What is a Backup Offer?

Simply put, a backup offer is an accepted offer that immediately becomes primary in the event the current accepted offer fails. Buyer and seller negotiate on terms and conditions just as they normally would. If they reach agreement, a backup offer…

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What happens if/when a home seller lies on the seller’s disclosure? That’s a question no one wants to ask but on occasion, one that has to be explored. Georgia is a “buyer beware” state; home buyers are expected to complete all research during the due diligence period. That is the "option period" for the buyer, the time to do whatever research they deem important. Home sellers are legally obligated to disclose all known hidden defects. This is required even if buyers waive due diligence and inspections. Sellers are still obligated to be truthful.

There are more issues related to the seller's disclosure than any other part of the home selling process. It's not always drama; sometimes/many times it's simply the need for clarity. Something is/isn't…

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The best real estate agent is one that is comfortable with the word "no". The best buyer is prepared, focused and also very comfortable with the word "no". In strong, competitive seller's markets, "no" is a critical buyer asset. Unfortunately, a good 75% of the insanely bloated agent population is unskilled, indifferent or reluctant to push a buyer away from a home. Many don't want to be "the bad guy" and defer that role to others. They hope the inspector, appraiser or others take the hit. Buyers that work with subpar agents like this or slip into "heart over head" decision making, may find that buyer's remorse is a real thing in this market.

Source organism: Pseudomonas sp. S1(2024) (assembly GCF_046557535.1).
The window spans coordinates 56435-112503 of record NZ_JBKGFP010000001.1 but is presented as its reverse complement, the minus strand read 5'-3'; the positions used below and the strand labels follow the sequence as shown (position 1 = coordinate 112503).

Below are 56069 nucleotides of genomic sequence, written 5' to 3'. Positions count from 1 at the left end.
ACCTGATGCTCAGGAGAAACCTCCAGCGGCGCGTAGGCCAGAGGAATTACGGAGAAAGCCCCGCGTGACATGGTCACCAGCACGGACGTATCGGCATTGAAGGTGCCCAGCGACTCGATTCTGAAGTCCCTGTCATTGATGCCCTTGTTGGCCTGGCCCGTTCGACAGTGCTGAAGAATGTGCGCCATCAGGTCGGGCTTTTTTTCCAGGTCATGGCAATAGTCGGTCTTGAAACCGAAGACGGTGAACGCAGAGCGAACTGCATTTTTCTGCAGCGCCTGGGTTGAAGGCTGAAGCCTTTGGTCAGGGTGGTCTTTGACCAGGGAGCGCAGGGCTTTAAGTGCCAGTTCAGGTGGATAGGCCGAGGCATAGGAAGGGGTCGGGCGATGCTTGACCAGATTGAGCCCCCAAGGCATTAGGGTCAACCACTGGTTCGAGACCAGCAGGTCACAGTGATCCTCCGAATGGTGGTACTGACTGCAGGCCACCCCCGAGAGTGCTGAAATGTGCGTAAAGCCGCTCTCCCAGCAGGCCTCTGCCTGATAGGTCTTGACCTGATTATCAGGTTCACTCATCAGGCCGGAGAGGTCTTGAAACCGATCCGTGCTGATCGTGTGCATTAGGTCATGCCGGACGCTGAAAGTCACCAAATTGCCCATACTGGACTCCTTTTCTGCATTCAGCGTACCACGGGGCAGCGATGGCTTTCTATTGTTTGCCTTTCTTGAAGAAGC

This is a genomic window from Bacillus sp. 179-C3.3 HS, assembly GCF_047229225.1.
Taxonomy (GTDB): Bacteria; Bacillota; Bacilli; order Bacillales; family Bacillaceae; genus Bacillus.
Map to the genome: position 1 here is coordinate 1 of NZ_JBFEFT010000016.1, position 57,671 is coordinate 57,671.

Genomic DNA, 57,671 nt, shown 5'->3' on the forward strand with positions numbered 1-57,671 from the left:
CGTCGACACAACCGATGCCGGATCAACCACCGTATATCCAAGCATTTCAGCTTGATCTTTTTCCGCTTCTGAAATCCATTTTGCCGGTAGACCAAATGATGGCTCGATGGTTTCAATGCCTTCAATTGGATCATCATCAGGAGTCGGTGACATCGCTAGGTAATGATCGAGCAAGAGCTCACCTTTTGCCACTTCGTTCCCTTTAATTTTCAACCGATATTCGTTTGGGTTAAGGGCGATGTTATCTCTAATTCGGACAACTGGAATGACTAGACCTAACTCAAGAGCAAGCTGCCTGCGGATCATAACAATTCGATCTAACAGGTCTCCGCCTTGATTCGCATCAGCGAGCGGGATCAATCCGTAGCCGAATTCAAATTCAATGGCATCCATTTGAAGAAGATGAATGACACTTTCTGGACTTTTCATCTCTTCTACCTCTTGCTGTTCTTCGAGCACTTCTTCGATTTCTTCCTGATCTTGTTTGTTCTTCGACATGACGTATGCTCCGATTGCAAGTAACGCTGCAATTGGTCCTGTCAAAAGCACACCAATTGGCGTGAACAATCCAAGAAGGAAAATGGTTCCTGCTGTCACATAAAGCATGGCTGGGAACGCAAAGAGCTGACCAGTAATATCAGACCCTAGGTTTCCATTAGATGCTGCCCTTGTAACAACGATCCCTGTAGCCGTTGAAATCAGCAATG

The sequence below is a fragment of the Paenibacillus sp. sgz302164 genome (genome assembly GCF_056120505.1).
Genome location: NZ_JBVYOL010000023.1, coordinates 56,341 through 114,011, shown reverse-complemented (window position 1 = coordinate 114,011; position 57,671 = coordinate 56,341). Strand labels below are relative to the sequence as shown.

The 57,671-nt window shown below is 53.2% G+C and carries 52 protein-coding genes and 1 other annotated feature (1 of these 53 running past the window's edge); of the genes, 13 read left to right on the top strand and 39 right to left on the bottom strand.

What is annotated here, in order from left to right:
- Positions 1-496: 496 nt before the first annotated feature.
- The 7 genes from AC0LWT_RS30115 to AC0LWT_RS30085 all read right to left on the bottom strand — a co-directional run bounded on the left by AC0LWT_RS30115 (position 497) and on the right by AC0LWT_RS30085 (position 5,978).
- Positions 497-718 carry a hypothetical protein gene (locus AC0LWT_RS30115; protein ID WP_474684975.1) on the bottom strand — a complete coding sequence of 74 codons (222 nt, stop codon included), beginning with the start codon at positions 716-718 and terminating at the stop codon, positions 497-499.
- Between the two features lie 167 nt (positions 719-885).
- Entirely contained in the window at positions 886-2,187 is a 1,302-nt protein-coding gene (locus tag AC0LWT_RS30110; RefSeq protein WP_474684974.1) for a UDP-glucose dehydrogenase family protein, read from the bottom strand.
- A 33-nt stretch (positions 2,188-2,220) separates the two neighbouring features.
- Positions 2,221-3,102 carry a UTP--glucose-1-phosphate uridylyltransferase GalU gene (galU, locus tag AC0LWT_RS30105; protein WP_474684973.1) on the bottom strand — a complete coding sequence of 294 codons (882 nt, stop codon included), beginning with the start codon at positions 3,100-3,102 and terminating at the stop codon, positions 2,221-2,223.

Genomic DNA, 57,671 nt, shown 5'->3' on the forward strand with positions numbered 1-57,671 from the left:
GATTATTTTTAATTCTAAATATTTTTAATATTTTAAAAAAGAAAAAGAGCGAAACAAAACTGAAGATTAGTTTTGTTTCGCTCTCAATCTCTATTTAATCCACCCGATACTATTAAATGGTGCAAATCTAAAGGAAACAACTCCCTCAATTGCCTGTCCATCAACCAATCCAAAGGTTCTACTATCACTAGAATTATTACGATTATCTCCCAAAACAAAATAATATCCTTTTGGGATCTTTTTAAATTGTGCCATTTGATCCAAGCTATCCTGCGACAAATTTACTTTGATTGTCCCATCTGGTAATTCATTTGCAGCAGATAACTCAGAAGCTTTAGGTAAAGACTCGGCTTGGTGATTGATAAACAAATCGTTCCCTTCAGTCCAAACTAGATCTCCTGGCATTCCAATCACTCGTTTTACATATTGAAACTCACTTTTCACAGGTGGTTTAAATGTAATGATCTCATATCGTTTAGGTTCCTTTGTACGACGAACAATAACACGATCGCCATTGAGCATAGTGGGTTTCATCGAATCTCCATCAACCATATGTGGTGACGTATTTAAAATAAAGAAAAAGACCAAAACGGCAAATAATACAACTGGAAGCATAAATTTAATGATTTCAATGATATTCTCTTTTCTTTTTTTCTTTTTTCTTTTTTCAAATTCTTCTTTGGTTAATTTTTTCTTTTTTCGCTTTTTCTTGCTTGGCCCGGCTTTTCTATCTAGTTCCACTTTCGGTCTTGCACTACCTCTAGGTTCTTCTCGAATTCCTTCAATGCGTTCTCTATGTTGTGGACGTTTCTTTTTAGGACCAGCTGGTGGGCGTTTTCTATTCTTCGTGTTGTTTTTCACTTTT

Below are a few videos that showcase potential disasters waiting for unsuspecting buyers and their unskilled…

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Buyers that allow sellers to rent back and remain in a home after closing often enjoy a significant advantage over the competition. But few buyers (or agents) fully understand what’s involved should home buyers allow sellers to rent back. This is not a decision to be taken lightly; if/when things go wrong the ramifications can be serious, especially to the buyer/now landlord. There are a number of legal and tax concerns that most fail to think about when in the heat of competition. A few obvious things to consider if a buyer is allowing a seller post closing occupancy – and this list is far from comprehensive.

Are Rent Backs Allowed?
Is a rent back noted in the contract? Is a copy given to the lender or is this done with a wink-wink? What will the…

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Home prices continue to push higher than any time in history; yet real estate appraisals continue to be a problem. Low appraisals despite record appreciation? How is this possible with next to no low inventory, ravenous buyers and bidding wars? As it was just over a decade ago, the disconnect between appraisers, agents and the public remains. This time the economic conditions are different and the public has more exposure to data but the appraisal process remains a mystery.

The Role of the Appraiser

The appraiser represents the buyer’s lender; they do not work for the buyer, the seller or any agent. Their job is to ensure that if the lender has to foreclose on the property, the amount they lent to the buyer can be recovered. Appraisers follow…